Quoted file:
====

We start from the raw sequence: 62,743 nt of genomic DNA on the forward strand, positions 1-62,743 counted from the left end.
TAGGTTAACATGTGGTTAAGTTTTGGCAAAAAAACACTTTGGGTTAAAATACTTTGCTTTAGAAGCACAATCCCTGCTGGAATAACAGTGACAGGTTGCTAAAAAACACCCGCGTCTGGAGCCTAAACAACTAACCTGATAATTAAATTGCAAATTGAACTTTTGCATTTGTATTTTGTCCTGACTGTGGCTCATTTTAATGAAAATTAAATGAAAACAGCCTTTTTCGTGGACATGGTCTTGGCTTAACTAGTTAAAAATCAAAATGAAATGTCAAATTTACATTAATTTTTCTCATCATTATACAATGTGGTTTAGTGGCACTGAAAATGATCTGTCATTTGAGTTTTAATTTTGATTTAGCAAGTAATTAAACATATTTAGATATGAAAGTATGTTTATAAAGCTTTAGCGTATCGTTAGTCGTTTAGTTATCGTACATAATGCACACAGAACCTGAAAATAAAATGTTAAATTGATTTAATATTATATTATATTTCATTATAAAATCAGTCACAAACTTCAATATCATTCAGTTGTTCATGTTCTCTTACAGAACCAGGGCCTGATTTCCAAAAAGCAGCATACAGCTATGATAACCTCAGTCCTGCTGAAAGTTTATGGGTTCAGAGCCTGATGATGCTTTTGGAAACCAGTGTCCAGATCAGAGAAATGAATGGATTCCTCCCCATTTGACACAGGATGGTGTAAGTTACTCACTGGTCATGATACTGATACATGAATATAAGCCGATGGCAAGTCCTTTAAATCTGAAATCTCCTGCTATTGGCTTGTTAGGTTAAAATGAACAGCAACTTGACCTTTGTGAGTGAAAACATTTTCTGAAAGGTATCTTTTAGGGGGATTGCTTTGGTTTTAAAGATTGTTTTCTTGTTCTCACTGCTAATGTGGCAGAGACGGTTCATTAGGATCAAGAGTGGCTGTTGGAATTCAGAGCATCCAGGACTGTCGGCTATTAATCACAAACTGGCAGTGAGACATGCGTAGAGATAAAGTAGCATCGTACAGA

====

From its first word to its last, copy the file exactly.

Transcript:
We start from the raw sequence: 62,743 nt of genomic DNA on the forward strand, positions 1-62,743 counted from the left end.
TAGGTTAACATGTGGTTAAGTTTTGGCAAAAAAACACTTTGGGTTAAAATACTTTGCTTTAGAAGCACAATCCCTGCTGGAATAACAGTGACAGGTTGCTAAAAAACACCCGCGTCTGGAGCCTAAACAACTAACCTGATAATTAAATTGCAAATTGAACTTTTGCATTTGTATTTTGTCCTGACTGTGGCTCATTTTAATGAAAATTAAATGAAAACAGCCTTTTTCGTGGACATGGTCTTGGCTTAACTAGTTAAAAATCAAAATGAAATGTCAAATTTACATTAATTTTTCTCATCATTATACAATGTGGTTTAGTGGCACTGAAAATGATCTGTCATTTGAGTTTTAATTTTGATTTAGCAAGTAATTAAACATATTTAGATATGAAAGTATGTTTATAAAGCTTTAGCGTATCGTTAGTCGTTTAGTTATCGTACATAATGCACACAGAACCTGAAAATAAAATGTTAAATTGATTTAATATTATATTATATTTCATTATAAAATCAGTCACAAACTTCAATATCATTCAGTTGTTCATGTTCTCTTACAGAACCAGGGCCTGATTTCCAAAAAGCAGCATACAGCTATGATAACCTCAGTCCTGCTGAAAGTTTATGGGTTCAGAGCCTGATGATGCTTTTGGAAACCAGTGTCCAGATCAGAGAAATGAATGGATTCCTCCCCATTTGACACAGGATGGTGTAAGTTACTCACTGGTCATGATACTGATACATGAATATAAGCCGATGGCAAGTCCTTTAAATCTGAAATCTCCTGCTATTGGCTTGTTAGGTTAAAATGAACAGCAACTTGACCTTTGTGAGTGAAAACATTTTCTGAAAGGTATCTTTTAGGGGGATTGCTTTGGTTTTAAAGATTGTTTTCTTGTTCTCACTGCTAATGTGGCAGAGACGGTTCATTAGGATCAAGAGTGGCTGTTGGAATTCAGAGCATCCAGGACTGTCGGCTATTAATCACAAACTGGCAGTGAGACATGCGTAGAGATAAAGTAGCATCGTACAGA